For decades, the United States has been the global leader in research and technology. In recent years, however, there has been an intensifying drumbeat of urgent calls to address the aging infrastructure that underpins US leadership in innovation. While most think of ‘infrastructure’ as physical, there is also a compelling need to address the looming human infrastructure challenge: the predicted shortage of project personnel. According to a PMI study from 2021, “Demand for project management talent is unlikely to be filled by 2030 unless organizations promote a culture of continual learning. Reimagined employee capability-building will be a core focus for the most resilient organizations.”

Organizations cannot maintain their competitive edge unless they address the need to attract, train, and retain project personnel. This is particularly true in technical fields vital to national security.  “The
U.S. dominated for decades in these fields, but our competitors were not sitting still either. Today technology innovation remains the key to economic growth and national security,” according to Dr. Thomas Mason, Director of Los Alamos Laboratory. As existing project personnel retire and more industries become ‘projectized’, there will be an increasing demand for updating and replenishing the project workforce. In an address to Congress, Mason testified, “If we are to compete for the leadership role in the future, the U.S. must both revitalize its physical and human capital infrastructure.” Without properly trained personnel in critical areas, the US is increasingly vulnerable to security threats and being outcompeted in global technology leadership.

Traditional project personnel solutions are inadequate to the task of revitalizing human capital infrastructure for four main reasons:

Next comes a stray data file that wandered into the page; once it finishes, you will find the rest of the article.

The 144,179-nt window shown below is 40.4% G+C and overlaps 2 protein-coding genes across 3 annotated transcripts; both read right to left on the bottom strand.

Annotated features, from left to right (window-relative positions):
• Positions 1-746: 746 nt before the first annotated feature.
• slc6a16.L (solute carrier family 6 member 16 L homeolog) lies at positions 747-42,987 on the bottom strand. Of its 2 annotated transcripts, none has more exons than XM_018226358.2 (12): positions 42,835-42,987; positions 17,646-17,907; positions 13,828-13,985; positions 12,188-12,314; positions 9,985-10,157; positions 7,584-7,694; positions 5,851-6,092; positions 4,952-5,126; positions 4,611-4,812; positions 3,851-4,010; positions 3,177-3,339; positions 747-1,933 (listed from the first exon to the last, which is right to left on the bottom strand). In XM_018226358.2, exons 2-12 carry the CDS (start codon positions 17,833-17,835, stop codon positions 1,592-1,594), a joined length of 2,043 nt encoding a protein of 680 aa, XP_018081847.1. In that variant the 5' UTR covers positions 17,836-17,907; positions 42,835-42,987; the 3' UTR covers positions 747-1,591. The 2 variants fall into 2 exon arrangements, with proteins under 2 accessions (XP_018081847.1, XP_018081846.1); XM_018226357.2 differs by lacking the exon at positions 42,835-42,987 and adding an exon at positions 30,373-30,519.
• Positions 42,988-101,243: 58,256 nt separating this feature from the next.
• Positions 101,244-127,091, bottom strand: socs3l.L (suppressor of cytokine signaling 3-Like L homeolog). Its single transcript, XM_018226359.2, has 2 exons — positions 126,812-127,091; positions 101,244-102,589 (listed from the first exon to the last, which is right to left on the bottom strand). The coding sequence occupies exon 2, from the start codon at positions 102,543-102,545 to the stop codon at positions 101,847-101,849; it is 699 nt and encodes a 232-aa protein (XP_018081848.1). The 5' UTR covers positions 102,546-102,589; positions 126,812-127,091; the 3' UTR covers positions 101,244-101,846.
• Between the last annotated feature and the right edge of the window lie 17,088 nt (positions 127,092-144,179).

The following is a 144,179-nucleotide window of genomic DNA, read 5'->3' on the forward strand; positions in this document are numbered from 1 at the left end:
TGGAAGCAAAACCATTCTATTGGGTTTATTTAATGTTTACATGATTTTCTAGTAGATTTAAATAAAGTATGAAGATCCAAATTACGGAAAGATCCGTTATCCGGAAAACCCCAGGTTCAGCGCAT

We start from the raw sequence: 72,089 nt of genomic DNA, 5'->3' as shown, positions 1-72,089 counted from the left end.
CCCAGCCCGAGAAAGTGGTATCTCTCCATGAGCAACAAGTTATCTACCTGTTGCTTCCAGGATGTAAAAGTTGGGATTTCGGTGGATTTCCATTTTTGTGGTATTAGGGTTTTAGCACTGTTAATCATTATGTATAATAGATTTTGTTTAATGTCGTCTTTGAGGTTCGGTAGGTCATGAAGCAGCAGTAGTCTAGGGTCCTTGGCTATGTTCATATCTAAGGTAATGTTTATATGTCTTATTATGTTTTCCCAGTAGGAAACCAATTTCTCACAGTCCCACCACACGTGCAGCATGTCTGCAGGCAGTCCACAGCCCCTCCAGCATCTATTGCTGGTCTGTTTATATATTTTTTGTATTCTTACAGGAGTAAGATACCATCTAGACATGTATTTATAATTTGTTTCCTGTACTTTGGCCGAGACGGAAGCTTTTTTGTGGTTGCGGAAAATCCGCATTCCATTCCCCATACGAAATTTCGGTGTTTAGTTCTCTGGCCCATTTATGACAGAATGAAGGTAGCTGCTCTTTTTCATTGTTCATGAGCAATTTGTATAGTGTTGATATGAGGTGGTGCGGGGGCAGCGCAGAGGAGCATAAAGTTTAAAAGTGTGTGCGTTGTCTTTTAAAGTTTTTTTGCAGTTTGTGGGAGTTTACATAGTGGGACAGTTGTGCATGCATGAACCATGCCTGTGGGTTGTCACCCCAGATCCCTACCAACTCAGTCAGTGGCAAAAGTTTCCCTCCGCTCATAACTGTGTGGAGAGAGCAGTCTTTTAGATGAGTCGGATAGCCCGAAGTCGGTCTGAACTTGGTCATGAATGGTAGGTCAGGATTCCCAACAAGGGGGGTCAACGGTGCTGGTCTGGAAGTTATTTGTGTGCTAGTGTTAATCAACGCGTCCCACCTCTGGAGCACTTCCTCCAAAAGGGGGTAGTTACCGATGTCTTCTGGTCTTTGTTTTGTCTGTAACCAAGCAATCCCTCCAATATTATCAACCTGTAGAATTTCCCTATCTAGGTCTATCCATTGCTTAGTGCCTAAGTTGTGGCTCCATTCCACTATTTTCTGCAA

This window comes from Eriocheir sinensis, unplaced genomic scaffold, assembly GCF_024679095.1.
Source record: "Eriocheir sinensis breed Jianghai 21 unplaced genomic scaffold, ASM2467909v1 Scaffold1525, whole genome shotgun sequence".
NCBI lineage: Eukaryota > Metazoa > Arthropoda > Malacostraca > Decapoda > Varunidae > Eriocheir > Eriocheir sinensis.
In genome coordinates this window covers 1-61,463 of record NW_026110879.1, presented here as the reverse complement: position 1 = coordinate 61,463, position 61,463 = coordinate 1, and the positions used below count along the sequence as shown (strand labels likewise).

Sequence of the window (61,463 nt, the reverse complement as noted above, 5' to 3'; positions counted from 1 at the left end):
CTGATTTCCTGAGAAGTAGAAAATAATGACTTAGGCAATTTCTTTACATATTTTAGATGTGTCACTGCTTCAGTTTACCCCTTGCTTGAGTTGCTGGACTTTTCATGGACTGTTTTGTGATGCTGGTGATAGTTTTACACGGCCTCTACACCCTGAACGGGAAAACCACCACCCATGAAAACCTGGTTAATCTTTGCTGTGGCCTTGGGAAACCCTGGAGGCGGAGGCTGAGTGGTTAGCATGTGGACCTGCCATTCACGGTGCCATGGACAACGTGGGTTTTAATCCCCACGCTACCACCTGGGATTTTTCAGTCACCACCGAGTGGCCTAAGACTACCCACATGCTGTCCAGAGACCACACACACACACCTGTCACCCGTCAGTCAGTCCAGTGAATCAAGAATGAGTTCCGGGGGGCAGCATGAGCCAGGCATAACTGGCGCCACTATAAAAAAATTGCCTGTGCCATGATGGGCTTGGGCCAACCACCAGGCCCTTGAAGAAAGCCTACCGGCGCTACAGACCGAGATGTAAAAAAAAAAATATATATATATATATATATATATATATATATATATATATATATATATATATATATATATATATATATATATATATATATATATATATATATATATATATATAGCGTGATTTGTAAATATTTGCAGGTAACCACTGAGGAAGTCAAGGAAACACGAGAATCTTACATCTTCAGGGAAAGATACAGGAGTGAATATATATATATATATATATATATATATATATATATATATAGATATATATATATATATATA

1. Generic staffing companies (‘body shops’) provide ‘off the shelf’ temporary project personnel who lack a commitment to the organization and have unverified skills prior to placement.
  2. Trainers offer ‘one-size-fits-all’ standardized training to staff, which is often abstract and academic. Staff are numbed by Powerpoint and incentivized to pass tests rather deliver project excellence.
  3. Niche specialists may provide specialized training or advisory services on specific topics, but this targets only a small fraction of competencies needed to be a holistic project controller or manger.
  4. Human Resources point solutions provide some people management tools such as resumes, performance reviews, certifications, and HR files, but lack the ability to track training progress and make data-driven resource allocation decisions.

How We Can Help

Management Solutions and our subsidiary Project Controls Solutions provides an end-to-end project personnel assessment, training, management, and advisory solution, enabling organizations to outsource their project workforce development like companies outsource their IT services.

We offer a data-driven approach to meeting project needs by:

  • Assessing competencies via out proprietary Project Controls Maturity Assessment
  • Training using our practical, holistic training program
  • Managing project personnel by creating a hub and dashboard for human capital management
  • Advising by developing customized training modules and offering on-demand subject matter experts

Our goal is to deliver a complete end-to-end human capital solution, enabling clients to focus on project excellence. “I’ve been in the industry for over thirty years, “says Management Solutions and Project Controls Solutions Founder & CEO Misty Mayes, “and we created Project Controls Solutions as an end-to-end solution to meet the urgent need for customized, data-driven workforce development solutions for project personnel.”